Side Letter: BlackRock’s back, Partners Group’s milestone, Lex on fire

BlackRock has put key person issues behind it and its plans for domination are back on track. Partners Group, meanwhile, has reached a private markets milestone and Lexington has become secondaries largest fundraiser... probably for a short while only. Here’s today's brief, for our valued subscribers only.

Just happened

Green light for BlackRock

Larry Fink

BlackRock‘s debut private equity vehicle, Long Term Capital Fund, is “back in business”, following a temporary suspension of investments in December triggered by the departure of Mark Wiseman, former chairman of the firm’s alternative investment unit. The LTPC fund has now received “unanimous consent” from its investors to replace Wiseman with Robert Kapito as chairman of the executive investment committee and “key person” in the fund’s LPA, a source with knowledge of the matter tells PEI. Other news: the firm raised an additional $1.1 billion last year for its LTPC, according to chairman and chief executive Larry Fink (pictured) on the firm’s fourth quarter 2019 earnings call on Wednesday.

That brings total capital raised for fund to $3.85 billion thus far, or almost a third of the $12 billion it sought when it launched LTCP in 2018. It’s still got a way to go and no new deals yet thus far, other than its $875 million stake in Authentic Brands Group.

Here are some of the firm’s highlights in 2019, according to Fink:

  • It generated $14 billion of illiquid alternatives net inflows in 2019, up from $8 billion in 2018 and just $1 billion the year prior;
  • Its tech services platform brought in big revenues (close to $1 billion in 2019 and more than double its revenues in 2014); and
  • It’s embarking on one of its biggest projects in recent years – putting sustainability at the core of its business. More on that in Carmela Mendoza’s report.

Partners Group diversifies

Partners Group hit a milestone last year with non-private equity strategies accounting for more than half of the Swiss firm’s $94 billion in assets under management for the first time, as of the end of last year, according to an AUM update this morning. The firm still expects direct equity to contribute “significantly” to fundraising over the next 12 months. Other headline figures: the firm raised $16.5 billion last year and expects to raise as much as $19 billion this year; it added 262 professionals last year and could hire another 200 this year.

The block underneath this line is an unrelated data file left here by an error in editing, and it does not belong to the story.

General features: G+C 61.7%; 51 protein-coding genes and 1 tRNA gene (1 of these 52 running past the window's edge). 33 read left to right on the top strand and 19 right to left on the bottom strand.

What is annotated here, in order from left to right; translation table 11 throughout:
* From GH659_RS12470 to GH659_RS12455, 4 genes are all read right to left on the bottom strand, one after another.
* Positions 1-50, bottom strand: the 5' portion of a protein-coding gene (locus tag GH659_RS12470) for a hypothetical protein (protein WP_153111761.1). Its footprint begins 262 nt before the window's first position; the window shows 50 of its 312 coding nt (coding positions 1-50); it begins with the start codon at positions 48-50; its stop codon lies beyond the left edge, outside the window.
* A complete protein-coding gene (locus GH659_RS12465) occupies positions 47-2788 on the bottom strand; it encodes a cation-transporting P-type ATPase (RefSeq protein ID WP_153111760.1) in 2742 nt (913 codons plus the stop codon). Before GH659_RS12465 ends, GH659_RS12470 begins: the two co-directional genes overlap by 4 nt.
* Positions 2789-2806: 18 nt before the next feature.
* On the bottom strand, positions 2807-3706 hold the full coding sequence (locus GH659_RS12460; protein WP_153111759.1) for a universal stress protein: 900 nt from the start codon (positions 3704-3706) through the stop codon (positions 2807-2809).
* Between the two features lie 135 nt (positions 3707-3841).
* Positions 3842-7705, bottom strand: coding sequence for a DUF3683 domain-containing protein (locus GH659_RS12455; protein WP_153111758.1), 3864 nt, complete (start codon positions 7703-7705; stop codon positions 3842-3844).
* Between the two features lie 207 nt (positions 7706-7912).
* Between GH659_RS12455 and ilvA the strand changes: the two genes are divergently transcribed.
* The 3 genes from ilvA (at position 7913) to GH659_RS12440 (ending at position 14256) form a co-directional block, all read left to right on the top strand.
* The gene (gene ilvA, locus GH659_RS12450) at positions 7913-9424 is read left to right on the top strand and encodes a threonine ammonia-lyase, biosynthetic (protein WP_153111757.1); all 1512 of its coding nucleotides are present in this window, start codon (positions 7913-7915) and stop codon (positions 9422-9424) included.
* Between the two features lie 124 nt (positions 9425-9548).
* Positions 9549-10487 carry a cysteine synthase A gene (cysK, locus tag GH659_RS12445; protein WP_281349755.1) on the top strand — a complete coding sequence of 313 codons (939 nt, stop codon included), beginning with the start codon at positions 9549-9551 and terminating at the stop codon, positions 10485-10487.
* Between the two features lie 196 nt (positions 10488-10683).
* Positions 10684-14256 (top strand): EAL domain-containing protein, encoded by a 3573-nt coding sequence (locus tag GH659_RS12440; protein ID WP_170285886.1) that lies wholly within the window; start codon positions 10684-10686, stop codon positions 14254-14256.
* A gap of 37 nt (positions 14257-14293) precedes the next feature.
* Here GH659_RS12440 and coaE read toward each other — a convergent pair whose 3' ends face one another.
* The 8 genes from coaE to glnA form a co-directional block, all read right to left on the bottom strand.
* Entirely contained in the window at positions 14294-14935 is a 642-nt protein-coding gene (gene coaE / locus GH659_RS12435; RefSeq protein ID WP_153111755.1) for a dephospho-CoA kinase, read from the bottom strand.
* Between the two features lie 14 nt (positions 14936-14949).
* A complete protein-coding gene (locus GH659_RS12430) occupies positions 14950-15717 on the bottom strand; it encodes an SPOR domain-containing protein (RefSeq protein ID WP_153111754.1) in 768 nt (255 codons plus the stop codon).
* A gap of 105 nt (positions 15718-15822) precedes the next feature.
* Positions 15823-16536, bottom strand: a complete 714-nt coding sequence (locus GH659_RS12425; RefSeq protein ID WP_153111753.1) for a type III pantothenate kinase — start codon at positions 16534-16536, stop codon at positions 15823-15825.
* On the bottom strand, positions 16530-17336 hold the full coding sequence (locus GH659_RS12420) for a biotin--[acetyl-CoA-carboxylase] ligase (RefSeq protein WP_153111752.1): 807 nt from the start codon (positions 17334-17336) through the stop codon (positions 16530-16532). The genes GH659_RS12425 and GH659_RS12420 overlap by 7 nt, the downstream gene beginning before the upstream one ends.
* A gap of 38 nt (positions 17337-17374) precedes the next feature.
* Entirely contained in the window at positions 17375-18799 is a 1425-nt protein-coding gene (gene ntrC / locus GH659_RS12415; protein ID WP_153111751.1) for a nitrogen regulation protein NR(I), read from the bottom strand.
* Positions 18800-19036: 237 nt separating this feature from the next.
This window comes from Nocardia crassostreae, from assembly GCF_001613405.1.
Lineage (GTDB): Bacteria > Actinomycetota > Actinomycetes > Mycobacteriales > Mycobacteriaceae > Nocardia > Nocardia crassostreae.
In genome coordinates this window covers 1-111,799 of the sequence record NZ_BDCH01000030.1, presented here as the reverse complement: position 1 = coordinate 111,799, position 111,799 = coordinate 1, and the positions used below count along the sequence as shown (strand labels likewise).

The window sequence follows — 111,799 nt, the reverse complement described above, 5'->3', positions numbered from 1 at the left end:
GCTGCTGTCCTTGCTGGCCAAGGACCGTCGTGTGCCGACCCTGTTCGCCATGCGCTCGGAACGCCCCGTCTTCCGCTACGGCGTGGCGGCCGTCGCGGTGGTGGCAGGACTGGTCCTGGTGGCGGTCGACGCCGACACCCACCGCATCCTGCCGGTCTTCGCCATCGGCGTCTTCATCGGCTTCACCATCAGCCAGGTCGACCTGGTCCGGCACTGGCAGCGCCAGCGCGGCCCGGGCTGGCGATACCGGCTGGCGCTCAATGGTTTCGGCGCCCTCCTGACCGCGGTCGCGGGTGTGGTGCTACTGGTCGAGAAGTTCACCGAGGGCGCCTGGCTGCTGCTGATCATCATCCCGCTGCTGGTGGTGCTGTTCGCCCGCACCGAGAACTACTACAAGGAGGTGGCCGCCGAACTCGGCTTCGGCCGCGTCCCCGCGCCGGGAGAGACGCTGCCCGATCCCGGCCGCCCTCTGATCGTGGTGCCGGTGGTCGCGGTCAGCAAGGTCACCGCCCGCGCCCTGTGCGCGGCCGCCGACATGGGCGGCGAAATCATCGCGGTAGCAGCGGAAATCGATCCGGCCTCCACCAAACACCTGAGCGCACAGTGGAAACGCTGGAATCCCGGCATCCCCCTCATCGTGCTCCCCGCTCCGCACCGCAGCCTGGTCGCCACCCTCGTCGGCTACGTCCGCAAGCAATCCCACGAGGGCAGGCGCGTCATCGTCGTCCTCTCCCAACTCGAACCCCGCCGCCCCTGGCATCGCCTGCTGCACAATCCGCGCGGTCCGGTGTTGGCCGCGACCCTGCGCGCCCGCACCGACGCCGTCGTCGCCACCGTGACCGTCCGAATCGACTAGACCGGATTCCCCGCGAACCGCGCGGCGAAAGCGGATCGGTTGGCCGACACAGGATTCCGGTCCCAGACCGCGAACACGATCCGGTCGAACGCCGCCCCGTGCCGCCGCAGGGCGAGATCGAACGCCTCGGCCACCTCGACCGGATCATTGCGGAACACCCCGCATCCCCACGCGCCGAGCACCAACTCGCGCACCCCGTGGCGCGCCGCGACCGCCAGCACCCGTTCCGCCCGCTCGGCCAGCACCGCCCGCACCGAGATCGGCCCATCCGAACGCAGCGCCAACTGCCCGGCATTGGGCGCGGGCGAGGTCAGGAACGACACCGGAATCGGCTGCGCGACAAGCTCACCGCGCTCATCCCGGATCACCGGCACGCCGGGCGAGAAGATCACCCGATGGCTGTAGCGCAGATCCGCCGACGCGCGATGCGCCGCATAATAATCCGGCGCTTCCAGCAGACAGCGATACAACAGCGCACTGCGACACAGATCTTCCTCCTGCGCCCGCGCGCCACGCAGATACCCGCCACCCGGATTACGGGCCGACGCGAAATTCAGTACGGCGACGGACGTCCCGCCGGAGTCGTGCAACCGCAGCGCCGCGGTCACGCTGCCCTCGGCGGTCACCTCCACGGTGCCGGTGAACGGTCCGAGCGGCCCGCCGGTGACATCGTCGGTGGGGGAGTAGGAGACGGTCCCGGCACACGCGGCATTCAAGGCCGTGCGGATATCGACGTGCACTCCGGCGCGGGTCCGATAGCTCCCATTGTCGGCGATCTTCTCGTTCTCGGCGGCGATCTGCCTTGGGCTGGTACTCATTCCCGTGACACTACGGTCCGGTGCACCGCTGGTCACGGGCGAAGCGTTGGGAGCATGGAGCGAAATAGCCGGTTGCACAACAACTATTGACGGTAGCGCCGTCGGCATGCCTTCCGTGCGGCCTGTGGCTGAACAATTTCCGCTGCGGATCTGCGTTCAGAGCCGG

Lex appeal

Only 16 days into the start of the year and the first megafund is upon us: secondaries giant Lexington Partners has raised $14 billion for the largest ever pot of capital dedicated to the strategy, sister title Secondaries Investor reports. LCP IX will predominantly focus on PE secondaries and the firm expects to benefit from the rise of so-called “GP-led transactions” – processes such as fund restructurings and stapled tender offers initiated by managers themselves. Lexington will likely play at one end of the secondaries spectrum with Ardian at the other – the French giant focuses mainly on the “plain vanilla” market for LP fund stakes.

NB: With Ardian likely to raise $18 billion or more for secondaries this year, Lexington’s crown may be fleeting.


2019 fundraising download. Are PE dollars flowing towards Europe? Are LPs’ clamouring for growth equity? Check out PEI’s latest annual fundraising report, which breaks down fundraising last year across 11 interactive slides.

Manulife make it official. Last year we predicted: “a big LP will turn asset manager”. We are proved somewhat right by Manulife Investment Management, which has just formally closed its first PE fund six months after using the secondaries market to seed it. The US$1.5 billion fund of funds Manulife Private Equity Partners is made up of a portfolio of North American mid-market funds and co-investment stakes from managers such as Thoma Bravo, Apollo and CD&R. AlpInvest Partners underwrote the transfer of the portfolio off the Canadian insurer’s balance sheet before syndicating half of it out to other investors. How did our other predictions fare? No comment.

CD&R about to raise a fund. Clayton Dubilier & Rice, a pioneer of the hands-on approach to value creation, is in talks with investors about its next fund, says sister title Buyouts. Its last fund was $10 billion, raised in 2017.

Dig deeper

Quarter pounder. Some weighty fund closes happened in Q4 of 2019; here are the top five. Click the fund to see who invested.

Blackstone Capital Partners VIII $26.2bn

Permira VII  $12.3bn

Green Equity Investors VIII $12.0bn

TPG Partners VIII $11.5bn

Platinum Equity Capital Partners V $10.0bn

For more information on more than 5,900 other institutions, check out the PEI database.

He said it

“In some cases we find reasons to adjust the fair value of the company based on the idea […] this company has an additional risk so I need to use a higher discount rate.”

Arnout van Rijn, CIO of Robeco Asia-Pacific Equities, explains how poor ESG performance means a lower price paid for listed stocks at the Asian Financial Forum in Hong Kong on Monday.

We would love your feedback to help us make this newsletter more useful; click here to give us your opinion.

Today’s letter was prepared by Toby MitchenallIsobel MarkhamAdam LeRod JamesCarmela Mendoza and Alex Lynn.

Subscribe now and get Side Letter delivered to your inbox each day

To find out how, email, or call our team:

London: +44 207 566 5432
New York: +1 646 545 6296
Hong Kong: +852 2153 3140